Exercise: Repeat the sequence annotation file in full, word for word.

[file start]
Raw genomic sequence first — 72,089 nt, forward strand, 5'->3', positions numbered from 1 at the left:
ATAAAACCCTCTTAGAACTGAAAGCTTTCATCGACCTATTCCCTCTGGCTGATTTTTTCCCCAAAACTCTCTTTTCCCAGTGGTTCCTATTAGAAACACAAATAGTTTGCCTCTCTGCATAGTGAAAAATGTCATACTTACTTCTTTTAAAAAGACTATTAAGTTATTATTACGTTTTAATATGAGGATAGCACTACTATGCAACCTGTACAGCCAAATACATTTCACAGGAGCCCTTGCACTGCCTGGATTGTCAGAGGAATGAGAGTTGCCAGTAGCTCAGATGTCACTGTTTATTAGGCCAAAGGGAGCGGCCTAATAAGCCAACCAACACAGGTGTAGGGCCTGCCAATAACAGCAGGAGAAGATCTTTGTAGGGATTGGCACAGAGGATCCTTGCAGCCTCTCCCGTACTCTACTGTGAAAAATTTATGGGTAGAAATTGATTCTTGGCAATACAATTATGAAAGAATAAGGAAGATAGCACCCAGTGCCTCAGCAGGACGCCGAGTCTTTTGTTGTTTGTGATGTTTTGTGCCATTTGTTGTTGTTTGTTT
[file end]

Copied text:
Raw genomic sequence first — 72,089 nt, forward strand, 5'->3', positions numbered from 1 at the left:
ATAAAACCCTCTTAGAACTGAAAGCTTTCATCGACCTATTCCCTCTGGCTGATTTTTTCCCCAAAACTCTCTTTTCCCAGTGGTTCCTATTAGAAACACAAATAGTTTGCCTCTCTGCATAGTGAAAAATGTCATACTTACTTCTTTTAAAAAGACTATTAAGTTATTATTACGTTTTAATATGAGGATAGCACTACTATGCAACCTGTACAGCCAAATACATTTCACAGGAGCCCTTGCACTGCCTGGATTGTCAGAGGAATGAGAGTTGCCAGTAGCTCAGATGTCACTGTTTATTAGGCCAAAGGGAGCGGCCTAATAAGCCAACCAACACAGGTGTAGGGCCTGCCAATAACAGCAGGAGAAGATCTTTGTAGGGATTGGCACAGAGGATCCTTGCAGCCTCTCCCGTACTCTACTGTGAAAAATTTATGGGTAGAAATTGATTCTTGGCAATACAATTATGAAAGAATAAGGAAGATAGCACCCAGTGCCTCAGCAGGACGCCGAGTCTTTTGTTGTTTGTGATGTTTTGTGCCATTTGTTGTTGTTTGTTT